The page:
Combinatorial design theory is rooted in recreational mathematics and studies the arrangement of finite-set elements into subsets subject to certain "nice" properties. These designs often relate to various areas within communications. In the first part of the talk, regenerating code construction from combinatorial designs will be discussed. Regenerating codes have been proposed as a mechanism for dealing with data-reliability in large distributed storage systems, with additional requirements on repair. When nodes fail, the system needs to be repaired in a speedy manner, by consuming as few resources (such as drives accessed or energy) as possible. We will demonstrate that our constructions based on combinatorial designs are a natural fit for this problem. Following this, I will overview our work that relates combinatorial designs with network coding based function computation. I will demonstrate that an appropriate interpretation of designs can construct a family of directed acyclic networks that have several interesting properties. Our work shows that the computation rate of acyclic networks depends significantly on the source alphabets, which is in contrast with multiple unicast networks where the rate is independent of the source alphabet.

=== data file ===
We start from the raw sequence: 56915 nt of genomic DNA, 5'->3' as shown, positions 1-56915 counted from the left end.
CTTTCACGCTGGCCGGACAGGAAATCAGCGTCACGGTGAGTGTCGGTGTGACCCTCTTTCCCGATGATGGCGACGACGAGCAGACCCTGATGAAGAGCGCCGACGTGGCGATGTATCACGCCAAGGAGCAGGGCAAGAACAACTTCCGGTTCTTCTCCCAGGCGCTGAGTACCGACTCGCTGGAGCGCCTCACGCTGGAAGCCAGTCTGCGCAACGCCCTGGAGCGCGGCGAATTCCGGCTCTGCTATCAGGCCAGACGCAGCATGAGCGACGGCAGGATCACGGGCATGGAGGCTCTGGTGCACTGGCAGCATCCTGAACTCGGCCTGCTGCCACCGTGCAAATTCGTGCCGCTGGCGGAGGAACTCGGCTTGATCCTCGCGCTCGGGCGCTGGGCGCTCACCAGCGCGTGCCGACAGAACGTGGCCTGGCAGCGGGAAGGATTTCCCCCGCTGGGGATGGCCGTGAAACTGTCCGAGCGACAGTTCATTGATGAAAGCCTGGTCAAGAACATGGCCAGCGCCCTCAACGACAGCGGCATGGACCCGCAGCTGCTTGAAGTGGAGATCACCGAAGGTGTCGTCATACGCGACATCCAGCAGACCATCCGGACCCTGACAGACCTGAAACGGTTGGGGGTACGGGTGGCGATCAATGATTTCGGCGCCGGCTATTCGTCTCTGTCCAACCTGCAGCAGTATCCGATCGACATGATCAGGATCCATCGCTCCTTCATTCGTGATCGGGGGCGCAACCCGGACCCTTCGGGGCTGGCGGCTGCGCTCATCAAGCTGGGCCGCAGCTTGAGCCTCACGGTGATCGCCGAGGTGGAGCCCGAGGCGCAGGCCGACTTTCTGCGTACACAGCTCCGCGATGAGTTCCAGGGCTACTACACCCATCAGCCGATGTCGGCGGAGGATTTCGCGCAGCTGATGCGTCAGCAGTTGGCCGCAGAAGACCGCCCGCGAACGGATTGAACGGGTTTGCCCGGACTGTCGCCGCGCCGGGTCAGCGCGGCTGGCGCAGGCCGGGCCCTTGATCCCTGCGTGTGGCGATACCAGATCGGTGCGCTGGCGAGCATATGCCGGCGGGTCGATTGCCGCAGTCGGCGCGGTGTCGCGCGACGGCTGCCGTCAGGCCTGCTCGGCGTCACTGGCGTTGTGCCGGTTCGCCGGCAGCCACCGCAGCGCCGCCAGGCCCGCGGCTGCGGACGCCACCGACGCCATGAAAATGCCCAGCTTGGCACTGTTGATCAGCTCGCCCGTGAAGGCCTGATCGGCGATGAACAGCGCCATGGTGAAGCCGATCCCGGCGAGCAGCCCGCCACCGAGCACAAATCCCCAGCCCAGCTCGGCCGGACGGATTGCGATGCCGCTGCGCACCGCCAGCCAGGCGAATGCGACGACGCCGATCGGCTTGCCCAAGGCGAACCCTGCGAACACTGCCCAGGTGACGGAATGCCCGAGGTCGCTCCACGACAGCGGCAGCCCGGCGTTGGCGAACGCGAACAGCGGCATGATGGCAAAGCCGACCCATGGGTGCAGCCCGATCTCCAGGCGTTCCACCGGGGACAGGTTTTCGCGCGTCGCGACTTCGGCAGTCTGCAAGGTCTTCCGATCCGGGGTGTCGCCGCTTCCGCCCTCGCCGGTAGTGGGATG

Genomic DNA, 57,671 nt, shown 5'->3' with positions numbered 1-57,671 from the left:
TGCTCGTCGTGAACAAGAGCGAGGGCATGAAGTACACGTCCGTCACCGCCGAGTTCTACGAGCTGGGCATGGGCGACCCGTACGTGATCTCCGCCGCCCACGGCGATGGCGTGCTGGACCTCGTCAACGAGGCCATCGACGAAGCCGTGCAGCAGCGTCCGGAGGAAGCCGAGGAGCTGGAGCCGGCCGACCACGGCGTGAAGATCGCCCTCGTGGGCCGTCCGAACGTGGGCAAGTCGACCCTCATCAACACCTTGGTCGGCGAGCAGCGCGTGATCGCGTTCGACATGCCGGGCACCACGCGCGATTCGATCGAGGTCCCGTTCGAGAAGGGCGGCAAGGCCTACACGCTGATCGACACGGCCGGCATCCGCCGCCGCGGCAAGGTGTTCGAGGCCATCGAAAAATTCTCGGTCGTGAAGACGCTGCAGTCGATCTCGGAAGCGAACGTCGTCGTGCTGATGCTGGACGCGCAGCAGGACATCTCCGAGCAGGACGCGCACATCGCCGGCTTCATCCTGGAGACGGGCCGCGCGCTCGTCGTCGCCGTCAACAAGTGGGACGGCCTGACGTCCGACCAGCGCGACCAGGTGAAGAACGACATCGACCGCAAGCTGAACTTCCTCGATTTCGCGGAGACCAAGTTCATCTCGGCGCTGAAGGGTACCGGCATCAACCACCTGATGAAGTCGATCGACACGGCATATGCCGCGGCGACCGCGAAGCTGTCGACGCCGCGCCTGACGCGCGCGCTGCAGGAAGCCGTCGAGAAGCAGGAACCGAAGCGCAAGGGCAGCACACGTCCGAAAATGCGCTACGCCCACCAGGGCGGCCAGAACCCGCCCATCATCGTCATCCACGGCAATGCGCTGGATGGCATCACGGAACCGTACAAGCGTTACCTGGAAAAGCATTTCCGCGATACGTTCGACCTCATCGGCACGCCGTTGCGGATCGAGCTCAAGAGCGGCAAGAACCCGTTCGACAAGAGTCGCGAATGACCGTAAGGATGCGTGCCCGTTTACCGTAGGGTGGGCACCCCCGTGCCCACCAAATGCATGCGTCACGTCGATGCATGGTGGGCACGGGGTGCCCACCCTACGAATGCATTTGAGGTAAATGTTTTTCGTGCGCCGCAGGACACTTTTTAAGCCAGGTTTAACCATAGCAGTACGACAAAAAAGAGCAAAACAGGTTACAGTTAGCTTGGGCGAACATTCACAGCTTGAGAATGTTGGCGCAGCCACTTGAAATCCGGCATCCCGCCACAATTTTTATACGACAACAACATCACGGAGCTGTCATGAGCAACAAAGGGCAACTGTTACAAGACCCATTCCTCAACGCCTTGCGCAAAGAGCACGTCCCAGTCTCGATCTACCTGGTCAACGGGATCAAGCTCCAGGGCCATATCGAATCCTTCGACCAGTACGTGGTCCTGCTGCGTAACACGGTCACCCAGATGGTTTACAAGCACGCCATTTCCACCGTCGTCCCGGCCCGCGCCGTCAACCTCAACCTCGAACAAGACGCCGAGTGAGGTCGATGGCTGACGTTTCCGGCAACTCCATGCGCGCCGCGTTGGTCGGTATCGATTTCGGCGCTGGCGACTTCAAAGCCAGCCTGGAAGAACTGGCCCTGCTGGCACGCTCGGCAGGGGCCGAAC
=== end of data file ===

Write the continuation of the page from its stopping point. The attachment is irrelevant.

Aditya Ramamoorthy is an Associate Professor of Electrical and Computer Engineering at Iowa State University. He received his BTech degree in Electrical Engineering from the IIT Delhi in 1999, and the MS and PhD degrees from the University of California, Los Angeles in 2002 and 2005 respectively. From 2005 to 2006 he was with the data storage signal processing group at Marvell Semiconductor Inc. He served as an associate editor for the IEEE Transactions on Communications from 2011-2014. He is the recipient of the 2012 Iowa State University's Early Career Engineering Faculty Research Award, the 2012 NSF CAREER award, and the Harpole-Pentair professorship in 2009 and 2010. His research interests are in the areas of network information theory, channel coding and signal processing for nanotechnology and bioinformatics.